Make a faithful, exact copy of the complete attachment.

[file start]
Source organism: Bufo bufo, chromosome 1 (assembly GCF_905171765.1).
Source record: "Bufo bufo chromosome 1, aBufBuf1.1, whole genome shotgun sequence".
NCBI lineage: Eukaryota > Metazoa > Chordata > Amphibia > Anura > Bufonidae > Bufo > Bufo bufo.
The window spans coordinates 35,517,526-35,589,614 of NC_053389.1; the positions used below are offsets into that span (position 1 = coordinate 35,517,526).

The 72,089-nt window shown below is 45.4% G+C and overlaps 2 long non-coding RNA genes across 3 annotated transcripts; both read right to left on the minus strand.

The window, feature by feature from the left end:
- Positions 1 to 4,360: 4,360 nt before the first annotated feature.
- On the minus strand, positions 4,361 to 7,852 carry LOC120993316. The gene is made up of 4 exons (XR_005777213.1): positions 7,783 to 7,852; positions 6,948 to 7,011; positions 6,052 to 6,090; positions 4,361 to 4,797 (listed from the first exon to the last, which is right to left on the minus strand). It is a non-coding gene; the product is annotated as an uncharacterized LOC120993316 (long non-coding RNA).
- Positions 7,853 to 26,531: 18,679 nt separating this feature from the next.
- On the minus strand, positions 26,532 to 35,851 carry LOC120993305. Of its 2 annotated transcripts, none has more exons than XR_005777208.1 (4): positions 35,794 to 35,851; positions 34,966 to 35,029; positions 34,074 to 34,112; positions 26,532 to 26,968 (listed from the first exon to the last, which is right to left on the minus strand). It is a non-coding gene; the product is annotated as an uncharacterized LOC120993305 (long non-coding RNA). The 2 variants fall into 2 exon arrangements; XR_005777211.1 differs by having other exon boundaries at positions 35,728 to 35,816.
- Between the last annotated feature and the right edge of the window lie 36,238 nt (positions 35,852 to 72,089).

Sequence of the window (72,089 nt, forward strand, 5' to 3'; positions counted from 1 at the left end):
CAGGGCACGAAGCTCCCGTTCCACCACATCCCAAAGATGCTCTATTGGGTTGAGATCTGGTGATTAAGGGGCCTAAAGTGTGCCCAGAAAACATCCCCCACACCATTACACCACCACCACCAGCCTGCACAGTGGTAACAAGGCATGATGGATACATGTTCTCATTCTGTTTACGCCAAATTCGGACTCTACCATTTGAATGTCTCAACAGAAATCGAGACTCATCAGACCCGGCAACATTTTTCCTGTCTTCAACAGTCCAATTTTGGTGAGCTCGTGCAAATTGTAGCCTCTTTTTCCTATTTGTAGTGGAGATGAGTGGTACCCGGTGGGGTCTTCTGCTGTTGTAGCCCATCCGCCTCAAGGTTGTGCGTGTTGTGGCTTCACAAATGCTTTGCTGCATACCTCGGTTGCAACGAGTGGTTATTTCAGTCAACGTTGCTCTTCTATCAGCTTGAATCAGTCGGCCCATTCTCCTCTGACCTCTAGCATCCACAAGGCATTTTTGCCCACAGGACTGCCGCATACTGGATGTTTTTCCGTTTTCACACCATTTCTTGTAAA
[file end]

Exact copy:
Source organism: Bufo bufo, chromosome 1 (assembly GCF_905171765.1).
Source record: "Bufo bufo chromosome 1, aBufBuf1.1, whole genome shotgun sequence".
NCBI lineage: Eukaryota > Metazoa > Chordata > Amphibia > Anura > Bufonidae > Bufo > Bufo bufo.
The window spans coordinates 35,517,526-35,589,614 of NC_053389.1; the positions used below are offsets into that span (position 1 = coordinate 35,517,526).

The 72,089-nt window shown below is 45.4% G+C and overlaps 2 long non-coding RNA genes across 3 annotated transcripts; both read right to left on the minus strand.

The window, feature by feature from the left end:
- Positions 1 to 4,360: 4,360 nt before the first annotated feature.
- On the minus strand, positions 4,361 to 7,852 carry LOC120993316. The gene is made up of 4 exons (XR_005777213.1): positions 7,783 to 7,852; positions 6,948 to 7,011; positions 6,052 to 6,090; positions 4,361 to 4,797 (listed from the first exon to the last, which is right to left on the minus strand). It is a non-coding gene; the product is annotated as an uncharacterized LOC120993316 (long non-coding RNA).
- Positions 7,853 to 26,531: 18,679 nt separating this feature from the next.
- On the minus strand, positions 26,532 to 35,851 carry LOC120993305. Of its 2 annotated transcripts, none has more exons than XR_005777208.1 (4): positions 35,794 to 35,851; positions 34,966 to 35,029; positions 34,074 to 34,112; positions 26,532 to 26,968 (listed from the first exon to the last, which is right to left on the minus strand). It is a non-coding gene; the product is annotated as an uncharacterized LOC120993305 (long non-coding RNA). The 2 variants fall into 2 exon arrangements; XR_005777211.1 differs by having other exon boundaries at positions 35,728 to 35,816.
- Between the last annotated feature and the right edge of the window lie 36,238 nt (positions 35,852 to 72,089).

Sequence of the window (72,089 nt, forward strand, 5' to 3'; positions counted from 1 at the left end):
CAGGGCACGAAGCTCCCGTTCCACCACATCCCAAAGATGCTCTATTGGGTTGAGATCTGGTGATTAAGGGGCCTAAAGTGTGCCCAGAAAACATCCCCCACACCATTACACCACCACCACCAGCCTGCACAGTGGTAACAAGGCATGATGGATACATGTTCTCATTCTGTTTACGCCAAATTCGGACTCTACCATTTGAATGTCTCAACAGAAATCGAGACTCATCAGACCCGGCAACATTTTTCCTGTCTTCAACAGTCCAATTTTGGTGAGCTCGTGCAAATTGTAGCCTCTTTTTCCTATTTGTAGTGGAGATGAGTGGTACCCGGTGGGGTCTTCTGCTGTTGTAGCCCATCCGCCTCAAGGTTGTGCGTGTTGTGGCTTCACAAATGCTTTGCTGCATACCTCGGTTGCAACGAGTGGTTATTTCAGTCAACGTTGCTCTTCTATCAGCTTGAATCAGTCGGCCCATTCTCCTCTGACCTCTAGCATCCACAAGGCATTTTTGCCCACAGGACTGCCGCATACTGGATGTTTTTCCGTTTTCACACCATTTCTTGTAAA